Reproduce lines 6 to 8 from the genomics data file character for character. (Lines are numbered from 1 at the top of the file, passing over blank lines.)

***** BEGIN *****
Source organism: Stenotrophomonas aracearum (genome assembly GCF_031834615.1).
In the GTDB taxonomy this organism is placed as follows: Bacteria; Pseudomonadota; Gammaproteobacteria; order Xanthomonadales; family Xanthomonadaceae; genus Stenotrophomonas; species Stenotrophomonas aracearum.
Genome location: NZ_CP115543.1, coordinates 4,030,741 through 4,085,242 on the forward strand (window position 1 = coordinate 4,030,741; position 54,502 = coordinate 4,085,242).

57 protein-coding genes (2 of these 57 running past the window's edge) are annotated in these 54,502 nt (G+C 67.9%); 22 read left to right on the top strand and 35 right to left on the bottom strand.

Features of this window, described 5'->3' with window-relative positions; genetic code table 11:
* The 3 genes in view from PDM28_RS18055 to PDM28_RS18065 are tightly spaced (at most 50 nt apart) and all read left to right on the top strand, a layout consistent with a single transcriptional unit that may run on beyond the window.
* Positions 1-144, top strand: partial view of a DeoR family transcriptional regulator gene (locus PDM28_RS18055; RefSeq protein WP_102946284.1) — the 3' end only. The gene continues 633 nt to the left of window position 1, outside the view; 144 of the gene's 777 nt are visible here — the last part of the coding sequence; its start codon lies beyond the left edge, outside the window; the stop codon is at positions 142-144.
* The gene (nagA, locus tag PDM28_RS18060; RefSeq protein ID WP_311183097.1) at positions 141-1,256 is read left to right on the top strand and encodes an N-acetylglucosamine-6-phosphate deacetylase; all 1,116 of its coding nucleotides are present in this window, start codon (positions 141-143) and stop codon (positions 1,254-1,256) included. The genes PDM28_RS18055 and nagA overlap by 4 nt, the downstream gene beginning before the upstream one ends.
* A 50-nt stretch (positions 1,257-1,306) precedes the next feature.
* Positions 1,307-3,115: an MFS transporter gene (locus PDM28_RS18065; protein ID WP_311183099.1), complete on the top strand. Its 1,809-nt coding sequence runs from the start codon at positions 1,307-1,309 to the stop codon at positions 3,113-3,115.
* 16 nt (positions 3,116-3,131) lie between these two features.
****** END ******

* The 3 genes in view from PDM28_RS18055 to PDM28_RS18065 are tightly spaced (at most 50 nt apart) and all read left to right on the top strand, a layout consistent with a single transcriptional unit that may run on beyond the window.
* Positions 1-144, top strand: partial view of a DeoR family transcriptional regulator gene (locus PDM28_RS18055; RefSeq protein WP_102946284.1) — the 3' end only. The gene continues 633 nt to the left of window position 1, outside the view; 144 of the gene's 777 nt are visible here — the last part of the coding sequence; its start codon lies beyond the left edge, outside the window; the stop codon is at positions 142-144.
* The gene (nagA, locus tag PDM28_RS18060; RefSeq protein ID WP_311183097.1) at positions 141-1,256 is read left to right on the top strand and encodes an N-acetylglucosamine-6-phosphate deacetylase; all 1,116 of its coding nucleotides are present in this window, start codon (positions 141-143) and stop codon (positions 1,254-1,256) included. The genes PDM28_RS18055 and nagA overlap by 4 nt, the downstream gene beginning before the upstream one ends.